Veronica Mars. High-school-age fans of the “Veronica Mars” TV series, which ended in 2007, will feel right at home watching the sharp-tongued teen super sleuth all grown up and back at work. Those unacquainted with the show may not warm to the movie so fast, and the frequent sexual humor makes it a bit much for middle-schoolers. The jokes — too many of them “inside” gags — land with thudding sitcom timing, and the murder-mystery plot is a spaghetti twist. Veronica, played with a nice edge by Kristen Bell, tells us in a hardboiled voice-over that she left blue-collar Neptune, Calif., for Stanford and then Columbia Law School. She’s up for a big job at a New York firm when her one-time high-school love, Logan, asks her for help; he’s a suspect in a murder. Back with her private-eye dad and her pals from the old days, Veronica attends her reunion to ferret out the facts. Funded in part by a fan-fueled Kickstarter campaign, the movie may give new life to the TV show, if not to the film world.

The bottom line: There are lots of jokey, semi-crude, sexual allusions, most of them not explicit. Snippets of incriminating “sex tapes” are not graphic and involve no nudity, but aren’t for middle-schoolers. Brief violence involves lethal gunfire, tasering, a truck slamming into a car, and a bar fight. The script gets salty, with occasional use of the F-word, the B-word and more often, the S-word.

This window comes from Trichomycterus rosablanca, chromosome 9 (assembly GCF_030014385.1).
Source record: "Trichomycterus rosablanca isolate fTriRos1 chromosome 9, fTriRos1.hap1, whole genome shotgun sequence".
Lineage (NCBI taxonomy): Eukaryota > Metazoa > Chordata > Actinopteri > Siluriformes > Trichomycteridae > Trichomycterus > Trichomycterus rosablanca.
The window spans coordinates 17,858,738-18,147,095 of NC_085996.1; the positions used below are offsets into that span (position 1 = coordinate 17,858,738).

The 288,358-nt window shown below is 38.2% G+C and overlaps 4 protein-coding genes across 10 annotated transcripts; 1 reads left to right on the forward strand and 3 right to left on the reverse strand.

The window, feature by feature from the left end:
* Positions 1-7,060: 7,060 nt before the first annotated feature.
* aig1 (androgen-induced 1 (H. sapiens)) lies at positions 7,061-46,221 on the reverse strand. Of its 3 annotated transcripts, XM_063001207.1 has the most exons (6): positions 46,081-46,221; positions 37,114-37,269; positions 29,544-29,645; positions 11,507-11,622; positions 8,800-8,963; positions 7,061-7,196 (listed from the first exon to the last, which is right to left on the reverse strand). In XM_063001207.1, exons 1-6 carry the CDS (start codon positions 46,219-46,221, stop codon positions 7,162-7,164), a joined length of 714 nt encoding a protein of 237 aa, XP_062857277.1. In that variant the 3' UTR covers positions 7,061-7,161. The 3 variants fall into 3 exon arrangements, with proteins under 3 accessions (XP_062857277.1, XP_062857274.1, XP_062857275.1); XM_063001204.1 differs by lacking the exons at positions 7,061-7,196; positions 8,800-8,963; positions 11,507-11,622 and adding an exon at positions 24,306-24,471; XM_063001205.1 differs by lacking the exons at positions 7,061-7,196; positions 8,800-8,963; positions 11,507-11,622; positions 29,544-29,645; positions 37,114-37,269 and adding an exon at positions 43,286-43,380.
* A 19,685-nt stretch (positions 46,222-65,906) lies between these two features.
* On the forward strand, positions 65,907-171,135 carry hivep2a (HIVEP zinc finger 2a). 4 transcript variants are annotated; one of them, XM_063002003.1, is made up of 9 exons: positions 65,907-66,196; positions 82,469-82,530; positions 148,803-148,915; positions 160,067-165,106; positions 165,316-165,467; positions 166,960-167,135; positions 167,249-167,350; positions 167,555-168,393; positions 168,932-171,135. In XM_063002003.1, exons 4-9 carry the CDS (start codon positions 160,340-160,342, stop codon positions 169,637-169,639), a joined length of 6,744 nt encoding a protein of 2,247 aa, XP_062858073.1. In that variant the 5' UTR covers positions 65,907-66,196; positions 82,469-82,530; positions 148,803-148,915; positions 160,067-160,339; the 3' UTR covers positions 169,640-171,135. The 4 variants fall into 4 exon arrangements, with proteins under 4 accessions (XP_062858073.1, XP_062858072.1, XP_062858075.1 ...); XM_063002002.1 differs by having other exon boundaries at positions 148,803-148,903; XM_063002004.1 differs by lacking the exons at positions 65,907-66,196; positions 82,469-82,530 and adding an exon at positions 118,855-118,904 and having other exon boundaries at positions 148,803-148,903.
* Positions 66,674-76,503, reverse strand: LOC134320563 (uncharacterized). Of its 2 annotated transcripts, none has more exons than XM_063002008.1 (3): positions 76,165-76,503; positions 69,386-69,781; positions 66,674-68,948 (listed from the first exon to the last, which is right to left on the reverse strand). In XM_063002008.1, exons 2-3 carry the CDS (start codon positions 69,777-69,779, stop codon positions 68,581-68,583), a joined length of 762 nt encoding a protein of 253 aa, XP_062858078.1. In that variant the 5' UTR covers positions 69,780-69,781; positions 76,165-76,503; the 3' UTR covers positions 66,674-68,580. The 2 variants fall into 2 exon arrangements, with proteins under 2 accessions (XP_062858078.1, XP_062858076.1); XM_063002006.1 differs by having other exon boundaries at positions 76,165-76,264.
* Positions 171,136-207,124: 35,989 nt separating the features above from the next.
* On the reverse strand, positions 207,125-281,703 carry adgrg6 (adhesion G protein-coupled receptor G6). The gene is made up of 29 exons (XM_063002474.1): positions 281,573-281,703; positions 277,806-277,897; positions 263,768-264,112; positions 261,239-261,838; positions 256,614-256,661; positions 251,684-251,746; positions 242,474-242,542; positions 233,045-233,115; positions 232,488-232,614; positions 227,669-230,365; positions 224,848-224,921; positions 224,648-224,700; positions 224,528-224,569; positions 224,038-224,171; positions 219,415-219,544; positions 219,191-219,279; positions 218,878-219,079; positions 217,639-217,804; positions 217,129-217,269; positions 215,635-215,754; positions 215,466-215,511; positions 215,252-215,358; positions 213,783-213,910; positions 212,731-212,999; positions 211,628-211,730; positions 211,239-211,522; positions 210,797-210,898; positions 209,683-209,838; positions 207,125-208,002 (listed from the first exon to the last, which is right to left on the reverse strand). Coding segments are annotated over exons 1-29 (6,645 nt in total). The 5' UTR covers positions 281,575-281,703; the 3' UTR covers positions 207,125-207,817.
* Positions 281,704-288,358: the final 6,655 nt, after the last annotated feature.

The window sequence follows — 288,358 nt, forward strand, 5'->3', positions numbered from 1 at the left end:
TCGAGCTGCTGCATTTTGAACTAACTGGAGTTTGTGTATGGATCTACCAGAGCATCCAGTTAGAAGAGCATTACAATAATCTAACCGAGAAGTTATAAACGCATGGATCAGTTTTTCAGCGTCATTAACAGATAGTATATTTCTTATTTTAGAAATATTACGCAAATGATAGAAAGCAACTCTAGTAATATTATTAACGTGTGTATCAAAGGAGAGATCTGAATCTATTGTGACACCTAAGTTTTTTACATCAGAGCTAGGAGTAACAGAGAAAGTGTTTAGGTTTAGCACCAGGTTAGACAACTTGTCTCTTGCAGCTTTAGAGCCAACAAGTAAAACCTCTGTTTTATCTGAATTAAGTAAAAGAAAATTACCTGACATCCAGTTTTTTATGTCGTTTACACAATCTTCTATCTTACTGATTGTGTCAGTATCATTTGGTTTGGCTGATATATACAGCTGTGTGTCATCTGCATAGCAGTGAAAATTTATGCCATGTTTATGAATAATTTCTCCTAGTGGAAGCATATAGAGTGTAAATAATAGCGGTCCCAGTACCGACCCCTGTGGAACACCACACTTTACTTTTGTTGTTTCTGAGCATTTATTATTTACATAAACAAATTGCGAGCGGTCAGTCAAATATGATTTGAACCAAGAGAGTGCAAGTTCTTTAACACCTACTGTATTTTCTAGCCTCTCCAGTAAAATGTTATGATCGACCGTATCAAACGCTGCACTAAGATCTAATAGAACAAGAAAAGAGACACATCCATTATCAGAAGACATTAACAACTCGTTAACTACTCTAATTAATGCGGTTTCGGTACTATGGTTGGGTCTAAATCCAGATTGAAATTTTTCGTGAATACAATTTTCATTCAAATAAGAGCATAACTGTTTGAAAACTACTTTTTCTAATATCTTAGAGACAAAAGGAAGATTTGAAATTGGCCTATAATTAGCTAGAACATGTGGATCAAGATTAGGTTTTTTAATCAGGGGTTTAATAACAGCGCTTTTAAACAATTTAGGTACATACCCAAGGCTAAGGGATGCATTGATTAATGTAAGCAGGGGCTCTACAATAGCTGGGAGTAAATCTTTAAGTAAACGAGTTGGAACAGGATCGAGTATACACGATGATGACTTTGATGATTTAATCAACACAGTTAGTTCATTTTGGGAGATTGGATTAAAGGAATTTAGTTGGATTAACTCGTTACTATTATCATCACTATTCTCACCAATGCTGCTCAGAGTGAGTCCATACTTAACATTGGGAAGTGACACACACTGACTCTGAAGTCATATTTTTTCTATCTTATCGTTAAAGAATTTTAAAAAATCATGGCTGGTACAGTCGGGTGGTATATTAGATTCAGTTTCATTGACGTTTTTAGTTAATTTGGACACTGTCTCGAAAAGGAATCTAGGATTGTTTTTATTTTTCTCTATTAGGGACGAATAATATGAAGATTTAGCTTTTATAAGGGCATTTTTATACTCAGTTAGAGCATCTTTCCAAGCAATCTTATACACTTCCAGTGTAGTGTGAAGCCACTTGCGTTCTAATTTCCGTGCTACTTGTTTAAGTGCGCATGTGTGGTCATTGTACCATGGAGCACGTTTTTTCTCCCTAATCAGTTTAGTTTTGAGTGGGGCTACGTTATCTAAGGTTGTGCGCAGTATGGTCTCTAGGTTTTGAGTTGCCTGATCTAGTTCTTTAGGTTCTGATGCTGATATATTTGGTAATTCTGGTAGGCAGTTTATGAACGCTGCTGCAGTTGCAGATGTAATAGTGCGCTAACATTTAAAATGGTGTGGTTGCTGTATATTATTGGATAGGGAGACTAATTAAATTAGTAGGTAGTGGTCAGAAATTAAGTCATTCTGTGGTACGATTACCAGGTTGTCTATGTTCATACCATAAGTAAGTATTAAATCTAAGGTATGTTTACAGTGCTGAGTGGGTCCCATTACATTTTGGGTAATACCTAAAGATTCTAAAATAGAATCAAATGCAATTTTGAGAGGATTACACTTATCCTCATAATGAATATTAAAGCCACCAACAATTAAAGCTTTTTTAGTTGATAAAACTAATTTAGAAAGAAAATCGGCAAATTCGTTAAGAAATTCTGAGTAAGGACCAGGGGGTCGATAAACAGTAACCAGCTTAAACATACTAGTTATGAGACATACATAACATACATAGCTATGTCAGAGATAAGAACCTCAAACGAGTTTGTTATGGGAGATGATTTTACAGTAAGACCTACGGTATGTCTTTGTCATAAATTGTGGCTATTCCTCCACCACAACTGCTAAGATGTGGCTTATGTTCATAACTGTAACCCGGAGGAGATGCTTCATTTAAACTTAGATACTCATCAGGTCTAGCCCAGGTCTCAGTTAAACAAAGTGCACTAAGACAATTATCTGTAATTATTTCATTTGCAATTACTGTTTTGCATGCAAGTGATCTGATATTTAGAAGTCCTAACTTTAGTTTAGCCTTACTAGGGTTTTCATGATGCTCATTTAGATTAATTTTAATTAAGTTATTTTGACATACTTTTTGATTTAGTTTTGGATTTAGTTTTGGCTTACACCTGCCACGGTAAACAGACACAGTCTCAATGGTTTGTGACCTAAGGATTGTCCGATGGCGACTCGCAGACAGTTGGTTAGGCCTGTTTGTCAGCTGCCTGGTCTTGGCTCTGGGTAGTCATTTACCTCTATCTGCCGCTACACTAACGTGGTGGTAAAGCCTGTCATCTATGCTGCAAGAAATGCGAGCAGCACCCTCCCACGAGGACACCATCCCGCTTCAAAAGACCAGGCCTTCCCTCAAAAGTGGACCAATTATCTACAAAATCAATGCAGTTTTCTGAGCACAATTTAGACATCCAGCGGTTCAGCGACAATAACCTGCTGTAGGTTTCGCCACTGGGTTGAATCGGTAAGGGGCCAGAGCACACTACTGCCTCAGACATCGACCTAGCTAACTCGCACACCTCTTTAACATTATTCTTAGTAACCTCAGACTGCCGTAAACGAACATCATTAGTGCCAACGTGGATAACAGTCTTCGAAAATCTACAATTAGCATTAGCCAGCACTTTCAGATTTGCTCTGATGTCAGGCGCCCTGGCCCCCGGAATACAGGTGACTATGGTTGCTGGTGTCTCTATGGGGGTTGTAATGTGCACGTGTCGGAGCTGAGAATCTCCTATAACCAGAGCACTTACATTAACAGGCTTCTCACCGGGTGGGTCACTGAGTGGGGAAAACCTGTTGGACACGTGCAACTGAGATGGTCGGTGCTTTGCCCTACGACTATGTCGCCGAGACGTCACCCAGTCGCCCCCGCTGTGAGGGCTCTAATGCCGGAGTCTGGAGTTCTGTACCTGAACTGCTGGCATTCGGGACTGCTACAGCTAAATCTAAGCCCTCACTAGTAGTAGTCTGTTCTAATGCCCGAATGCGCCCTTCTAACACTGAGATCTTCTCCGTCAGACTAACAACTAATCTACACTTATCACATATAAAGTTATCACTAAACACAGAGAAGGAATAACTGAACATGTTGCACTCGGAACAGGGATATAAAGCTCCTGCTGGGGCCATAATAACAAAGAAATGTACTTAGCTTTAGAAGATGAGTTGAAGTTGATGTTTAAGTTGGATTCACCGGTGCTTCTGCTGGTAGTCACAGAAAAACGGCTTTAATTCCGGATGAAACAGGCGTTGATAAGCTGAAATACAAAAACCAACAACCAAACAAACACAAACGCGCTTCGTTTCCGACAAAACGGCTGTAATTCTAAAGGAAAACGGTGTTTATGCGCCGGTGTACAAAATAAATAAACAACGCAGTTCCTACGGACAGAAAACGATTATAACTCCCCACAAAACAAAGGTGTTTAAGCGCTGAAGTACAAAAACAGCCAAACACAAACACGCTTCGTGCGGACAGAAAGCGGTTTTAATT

R

The Grand Budapest Hotel. Stylized and sophisticated, this comic confection from director Wes Anderson is really for adults. That’s not only because of the film’s sexual content and language, but also because the between-the-wars atmospherics and between-the-lines profundities will leave teens in the dark. An older writer recalls in flashback a tale he heard while staying at the rundown Grand Budapest Hotel in the (fictional) country of Zubrowka. The hotel owner tells the young writer how he came to work at the Grand Budapest in the opulent 1930s and how the legendary concierge, Monsieur Gustave, took him on an adventure that involved a dead dowager, her greedy son, a hired thug, a Renaissance painting, a prison escape, young love, excellent pastries and fascist soldiers.

THE BOTTOM LINE: The R rating reflects occasionally explicit sexual situations and drawings, nudity, strong profanity and sexual slang, homophobic slurs and briefly startling, though nongraphic, violence.

300: Rise of an Empire. This loud, bloody sequel/prequel to “300” is not meant for viewers younger than 17 because of its blood-gushing battles and an explicit sexual situation. In the first film, Spartan warriors led by King Leonidas fought to their deaths against the invading Persian forces of Xerxes at Thermopylae in 480 B.C. In “Rise of an Empire,” Leonidas’s widow, Queen Gorgo, recounts what led to the war — the killing of Xerxes’s father by a Greek general, Themistokles, years earlier. The Persians came back for revenge and Themistokles feels responsible. After the defeat at Thermopylae, he leads a small Greek navy against a huge Persian armada led by bloodthirsty Artemisia.

The bottom line: The blood gushes operatically as Greek and Persian warriors hack through necks, torsos and limbs. A single sadomasochistic sexual situation with partial nudity gets quite explicit. There is rare but strong sexual language.

Horwitz is a freelance writer.